Iran flexes muscle near Strait of Hormuz, readies for ‘possible invasion’

Navy commander Rear Admiral Hossein Khanzadi said: “This is not about deterrence; it’s about attacking any target that could pose a threat for Iran”.
Friday 11/09/2020
An Iranian missile is launched during the annual military drill in the Gulf of Oman with the participation of Navy, Air and Ground forces. (AFP)
An Iranian missile is launched during the annual military drill in the Gulf of Oman with the participation of Navy, Air and Ground forces. (AFP)

TEHRAN--The Iranian navy on Friday deployed homegrown military equipment including a submarine and a cruise missile on the second day of exercises near the strategic Strait of Hormuz.

The submarine dubbed “the Fateh” (Persian for “Conquerer”) was seen in action for the first time and sailed up the Indian Ocean, the military said on its website.

The near 600-tonne sub is equipped with torpedoes, mines and cruise missiles, and can stay underwater at a depth of more than 200 metres (650 feet) for up to 35 days, according to Iranian media.

Unveiled last year, it is Iran’s first submarine in the semi-heavy category, filling a gap between its light Ghadir class and heavy Kilo class submarines.

Dubbed “Zolfaghar 99”, the three-day exercises are being held over waters stretching from the northern Indian Ocean to the eastern end of the Strait of Hormuz, through which a fifth of world oil output passes.

An Iranian missile is launched during the annual military drill in the Gulf of Oman with the participation of Navy, Air and Ground forces. (AFP)
An Iranian missile is launched during the annual military drill in the Gulf of Oman with the participation of Navy, Air and Ground forces. (AFP)

The Iranian navy also test-fired a “Ghader” land-to-sea cruise missile first unveiled in 2014, saying it successfully hit its target at a distance of over 200 kilometres (124 miles).

Seeking propaganda dividends from the exercise, Iran’s military is displaying photos and videos of the new weapons on its internet platforms.

The installation of missile systems “all across the country’s southern coast has enabled us to target any threat at sea from any point,” navy commander Rear Admiral Hossein Khanzadi said.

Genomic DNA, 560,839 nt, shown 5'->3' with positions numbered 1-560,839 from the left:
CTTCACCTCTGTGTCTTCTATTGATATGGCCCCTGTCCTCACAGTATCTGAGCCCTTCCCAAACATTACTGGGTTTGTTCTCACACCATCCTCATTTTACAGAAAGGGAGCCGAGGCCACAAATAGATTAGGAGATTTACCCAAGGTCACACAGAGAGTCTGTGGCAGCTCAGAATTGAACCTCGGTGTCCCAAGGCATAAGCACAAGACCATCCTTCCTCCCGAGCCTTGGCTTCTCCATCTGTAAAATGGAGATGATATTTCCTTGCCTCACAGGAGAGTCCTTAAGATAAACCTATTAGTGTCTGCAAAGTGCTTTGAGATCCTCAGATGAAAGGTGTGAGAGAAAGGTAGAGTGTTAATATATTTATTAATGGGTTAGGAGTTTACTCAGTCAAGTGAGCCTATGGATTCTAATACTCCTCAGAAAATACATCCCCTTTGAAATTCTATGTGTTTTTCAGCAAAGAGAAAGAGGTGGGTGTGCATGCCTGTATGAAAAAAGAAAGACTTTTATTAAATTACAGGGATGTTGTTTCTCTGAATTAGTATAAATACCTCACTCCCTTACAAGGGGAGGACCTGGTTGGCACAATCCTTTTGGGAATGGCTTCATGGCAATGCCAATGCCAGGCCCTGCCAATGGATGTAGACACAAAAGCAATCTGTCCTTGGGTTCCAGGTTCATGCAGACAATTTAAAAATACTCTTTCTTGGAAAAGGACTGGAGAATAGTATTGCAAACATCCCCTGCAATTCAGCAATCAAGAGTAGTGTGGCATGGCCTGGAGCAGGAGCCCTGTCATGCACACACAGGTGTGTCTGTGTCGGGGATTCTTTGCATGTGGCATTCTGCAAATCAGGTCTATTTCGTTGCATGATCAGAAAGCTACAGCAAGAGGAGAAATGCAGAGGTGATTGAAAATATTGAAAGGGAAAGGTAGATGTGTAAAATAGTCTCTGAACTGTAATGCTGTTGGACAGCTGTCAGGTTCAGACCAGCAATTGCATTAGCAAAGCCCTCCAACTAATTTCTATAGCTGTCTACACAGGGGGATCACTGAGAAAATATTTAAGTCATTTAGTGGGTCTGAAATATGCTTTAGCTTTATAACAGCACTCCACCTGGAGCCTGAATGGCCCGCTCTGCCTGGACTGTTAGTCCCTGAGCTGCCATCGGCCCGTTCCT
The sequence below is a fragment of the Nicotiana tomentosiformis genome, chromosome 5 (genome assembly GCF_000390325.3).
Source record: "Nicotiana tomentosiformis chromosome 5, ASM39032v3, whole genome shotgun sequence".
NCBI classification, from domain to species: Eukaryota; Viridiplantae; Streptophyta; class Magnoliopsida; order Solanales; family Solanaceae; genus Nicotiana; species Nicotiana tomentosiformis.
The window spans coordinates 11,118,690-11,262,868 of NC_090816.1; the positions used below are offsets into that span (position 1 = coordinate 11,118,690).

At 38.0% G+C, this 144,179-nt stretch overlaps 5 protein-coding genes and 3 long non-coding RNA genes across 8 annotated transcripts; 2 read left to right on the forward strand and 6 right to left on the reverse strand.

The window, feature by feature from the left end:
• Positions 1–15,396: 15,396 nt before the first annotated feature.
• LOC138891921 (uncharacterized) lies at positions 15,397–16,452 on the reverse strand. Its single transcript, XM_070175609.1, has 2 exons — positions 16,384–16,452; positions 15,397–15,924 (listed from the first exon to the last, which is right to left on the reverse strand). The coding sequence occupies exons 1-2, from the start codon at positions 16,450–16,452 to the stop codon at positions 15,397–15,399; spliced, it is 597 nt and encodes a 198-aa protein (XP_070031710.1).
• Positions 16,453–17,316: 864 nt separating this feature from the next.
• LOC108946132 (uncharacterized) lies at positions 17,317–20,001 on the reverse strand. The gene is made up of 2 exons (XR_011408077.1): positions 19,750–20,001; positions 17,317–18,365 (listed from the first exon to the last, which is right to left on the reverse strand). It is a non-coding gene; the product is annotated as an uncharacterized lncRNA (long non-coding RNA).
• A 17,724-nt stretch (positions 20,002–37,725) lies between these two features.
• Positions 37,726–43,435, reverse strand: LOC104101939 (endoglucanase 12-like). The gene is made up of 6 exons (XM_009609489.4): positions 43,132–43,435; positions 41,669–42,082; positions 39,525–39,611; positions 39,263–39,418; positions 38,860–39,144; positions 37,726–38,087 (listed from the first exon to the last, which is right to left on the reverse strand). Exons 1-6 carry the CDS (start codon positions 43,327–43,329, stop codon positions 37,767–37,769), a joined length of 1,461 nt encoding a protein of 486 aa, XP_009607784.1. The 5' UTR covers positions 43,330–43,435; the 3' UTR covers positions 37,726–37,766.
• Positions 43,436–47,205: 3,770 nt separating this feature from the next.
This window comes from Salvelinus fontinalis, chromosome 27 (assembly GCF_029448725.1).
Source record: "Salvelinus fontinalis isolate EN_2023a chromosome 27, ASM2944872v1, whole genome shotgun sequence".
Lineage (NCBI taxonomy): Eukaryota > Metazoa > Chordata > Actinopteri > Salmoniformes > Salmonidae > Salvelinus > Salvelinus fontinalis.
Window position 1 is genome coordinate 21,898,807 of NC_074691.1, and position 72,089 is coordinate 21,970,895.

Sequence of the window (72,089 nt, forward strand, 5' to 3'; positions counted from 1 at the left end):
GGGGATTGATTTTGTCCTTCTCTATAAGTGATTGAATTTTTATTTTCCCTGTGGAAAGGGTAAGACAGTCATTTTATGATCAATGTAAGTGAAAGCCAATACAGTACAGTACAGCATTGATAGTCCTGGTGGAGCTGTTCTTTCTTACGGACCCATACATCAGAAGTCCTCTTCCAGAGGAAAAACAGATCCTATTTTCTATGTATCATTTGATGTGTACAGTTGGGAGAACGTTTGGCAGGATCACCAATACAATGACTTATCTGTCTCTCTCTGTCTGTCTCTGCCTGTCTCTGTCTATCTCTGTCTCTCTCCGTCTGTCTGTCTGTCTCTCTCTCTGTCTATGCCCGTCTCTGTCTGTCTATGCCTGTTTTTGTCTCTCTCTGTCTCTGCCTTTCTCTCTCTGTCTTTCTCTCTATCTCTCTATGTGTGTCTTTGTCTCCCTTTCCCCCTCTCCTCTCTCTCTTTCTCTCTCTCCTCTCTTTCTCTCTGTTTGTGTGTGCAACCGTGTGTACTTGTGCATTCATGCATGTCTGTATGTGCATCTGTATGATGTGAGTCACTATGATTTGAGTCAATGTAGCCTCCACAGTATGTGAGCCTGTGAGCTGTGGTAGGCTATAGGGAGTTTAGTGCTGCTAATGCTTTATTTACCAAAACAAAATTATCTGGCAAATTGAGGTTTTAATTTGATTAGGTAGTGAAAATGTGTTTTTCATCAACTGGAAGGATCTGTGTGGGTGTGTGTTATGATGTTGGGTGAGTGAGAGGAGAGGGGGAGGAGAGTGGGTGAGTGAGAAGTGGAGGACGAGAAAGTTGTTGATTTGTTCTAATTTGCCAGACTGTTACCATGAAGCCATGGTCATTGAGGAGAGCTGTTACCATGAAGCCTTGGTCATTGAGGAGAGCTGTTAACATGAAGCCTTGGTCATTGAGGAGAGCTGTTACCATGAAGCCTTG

“This is not about deterrence; it’s about attacking any target that could pose a threat for Iran,” he added on state television.

Videos aired on state television showed the missile being fired from a mobile system installed on a truck, with Khanzadi thanking the crew afterwards.

A locally-made “Simorgh” combat drone also destroyed its targets using “smart, precision bombs” in waters more than a 1,000 kilometres (620 miles) away, the navy said.

Iran’s began Thursday an annual three-day exercise near the strategic Strait of Hormuz.

Units from the navy, air force and ground forces are participating in a nearly 2 million-square-kilometer (772,200-square-mile) area of the Gulf of Oman.

On Wednesday, Adm. Habibollah Sayyari, commander of the annual exercise dubbed Zolfaghar-99, said the operation is aimed at “improving readiness in confronting foreign threats and any possible invasion.”

Sayyari’s comments hinted at the threat of military conflict amid tensions between Iran and the US, which has sought to extend a years-long UN weapons embargo on Tehran that is due to expire in October.

Last month, US Central Command published a black-and-white video showing what appeared to be Iranian special forces fast-roping from a helicopter onto the oil tanker MT Wila, whose last position appeared to be off the eastern coast of the United Arab Emirates near the city of Khorfakkan. Iranian state television later acknowledged the brief seizure, referring to the operation as a routine inspection without elaborating.

In July, Iran’s paramilitary Revolutionary Guard fired a missile from a helicopter targeting a replica of a US aircraft carrier in the Strait of Hormuz in an exercise aimed at threatening the U.S.

In January, a US drone strike killed a top Iranian general at the Baghdad airport and Tehran responded by firing ballistic missiles at American forces in Iraq.

Iran’s navy tries to flex muscle in the Gulf of Oman on the eastern side of the strait, through which 20% of all oil shipping passes.